Reproduction - Lottery Principle

Lottery Principle

Sexual reproduction has many drawbacks, since it requires far more energy than asexual reproduction and diverts the organisms from other pursuits, and there is some argument about why so many species use it.

George C. Williams used lottery tickets as an analogy in one explanation for the widespread use of sexual reproduction. He argued that asexual reproduction, which produces little or no genetic variety in offspring, was like buying many tickets that all have the same number, limiting the chance of "winning" - that is, producing surviving offspring. Sexual reproduction, he argued, was like purchasing fewer tickets but with a greater variety of numbers and therefore a greater chance of success.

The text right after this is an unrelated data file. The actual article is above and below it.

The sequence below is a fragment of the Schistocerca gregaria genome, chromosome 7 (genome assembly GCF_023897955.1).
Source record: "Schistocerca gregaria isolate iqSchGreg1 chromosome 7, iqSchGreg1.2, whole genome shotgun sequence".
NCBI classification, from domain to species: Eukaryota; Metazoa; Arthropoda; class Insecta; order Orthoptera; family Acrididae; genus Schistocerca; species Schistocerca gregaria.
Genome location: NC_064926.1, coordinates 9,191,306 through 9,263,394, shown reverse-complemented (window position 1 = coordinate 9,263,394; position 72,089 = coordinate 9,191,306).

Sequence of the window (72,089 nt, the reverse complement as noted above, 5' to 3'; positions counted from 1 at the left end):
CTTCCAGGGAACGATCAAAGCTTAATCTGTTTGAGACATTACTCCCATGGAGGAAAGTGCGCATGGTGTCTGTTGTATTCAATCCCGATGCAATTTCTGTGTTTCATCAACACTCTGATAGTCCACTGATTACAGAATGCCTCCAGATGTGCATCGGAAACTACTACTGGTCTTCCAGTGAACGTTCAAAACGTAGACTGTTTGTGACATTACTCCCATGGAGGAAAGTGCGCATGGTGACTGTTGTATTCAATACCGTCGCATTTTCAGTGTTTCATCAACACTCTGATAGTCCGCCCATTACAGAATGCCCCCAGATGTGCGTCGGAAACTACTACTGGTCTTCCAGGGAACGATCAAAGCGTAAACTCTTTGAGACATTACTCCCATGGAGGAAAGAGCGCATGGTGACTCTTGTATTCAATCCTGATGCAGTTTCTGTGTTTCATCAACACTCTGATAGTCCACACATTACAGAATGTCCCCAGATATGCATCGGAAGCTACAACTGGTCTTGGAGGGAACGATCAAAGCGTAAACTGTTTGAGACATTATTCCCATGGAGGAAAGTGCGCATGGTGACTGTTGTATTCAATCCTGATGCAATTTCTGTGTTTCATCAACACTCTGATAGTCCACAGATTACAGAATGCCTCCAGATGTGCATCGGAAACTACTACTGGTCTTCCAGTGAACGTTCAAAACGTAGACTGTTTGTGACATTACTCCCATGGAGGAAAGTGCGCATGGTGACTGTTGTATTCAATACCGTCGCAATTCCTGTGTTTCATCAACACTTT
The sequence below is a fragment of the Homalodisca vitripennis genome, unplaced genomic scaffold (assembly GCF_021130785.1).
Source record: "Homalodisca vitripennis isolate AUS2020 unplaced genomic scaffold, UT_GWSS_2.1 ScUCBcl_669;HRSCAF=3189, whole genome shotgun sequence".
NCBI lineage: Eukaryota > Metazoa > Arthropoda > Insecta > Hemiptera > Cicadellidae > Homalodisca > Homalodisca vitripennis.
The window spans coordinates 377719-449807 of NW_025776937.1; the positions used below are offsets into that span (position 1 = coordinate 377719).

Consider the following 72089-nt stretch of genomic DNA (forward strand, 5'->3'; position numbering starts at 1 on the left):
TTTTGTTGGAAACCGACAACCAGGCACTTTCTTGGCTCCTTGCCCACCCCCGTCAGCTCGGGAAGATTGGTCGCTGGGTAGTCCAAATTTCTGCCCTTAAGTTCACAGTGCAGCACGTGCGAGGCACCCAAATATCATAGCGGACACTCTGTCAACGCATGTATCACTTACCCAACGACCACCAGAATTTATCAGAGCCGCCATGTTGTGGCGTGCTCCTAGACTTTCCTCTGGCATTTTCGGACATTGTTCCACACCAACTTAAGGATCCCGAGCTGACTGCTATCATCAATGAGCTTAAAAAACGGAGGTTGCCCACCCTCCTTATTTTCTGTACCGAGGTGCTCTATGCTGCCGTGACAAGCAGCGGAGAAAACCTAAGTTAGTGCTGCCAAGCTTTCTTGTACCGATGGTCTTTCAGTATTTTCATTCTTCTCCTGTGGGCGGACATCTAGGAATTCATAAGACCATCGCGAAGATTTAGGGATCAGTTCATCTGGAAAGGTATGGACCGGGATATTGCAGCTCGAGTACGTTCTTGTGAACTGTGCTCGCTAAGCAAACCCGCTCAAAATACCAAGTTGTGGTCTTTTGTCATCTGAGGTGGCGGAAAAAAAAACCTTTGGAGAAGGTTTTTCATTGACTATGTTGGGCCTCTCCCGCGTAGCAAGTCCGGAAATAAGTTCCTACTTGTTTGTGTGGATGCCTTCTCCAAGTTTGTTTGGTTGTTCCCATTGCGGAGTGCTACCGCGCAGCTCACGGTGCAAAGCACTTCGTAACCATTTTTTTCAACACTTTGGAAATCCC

The point of this analogy is that since asexual reproduction does not produce genetic variations, there is little ability to quickly adapt to a changing environment. The lottery principle is less accepted these days because of evidence that asexual reproduction is more prevalent in unstable environments, the opposite of what it predicts.

Read more about this topic:  Reproduction

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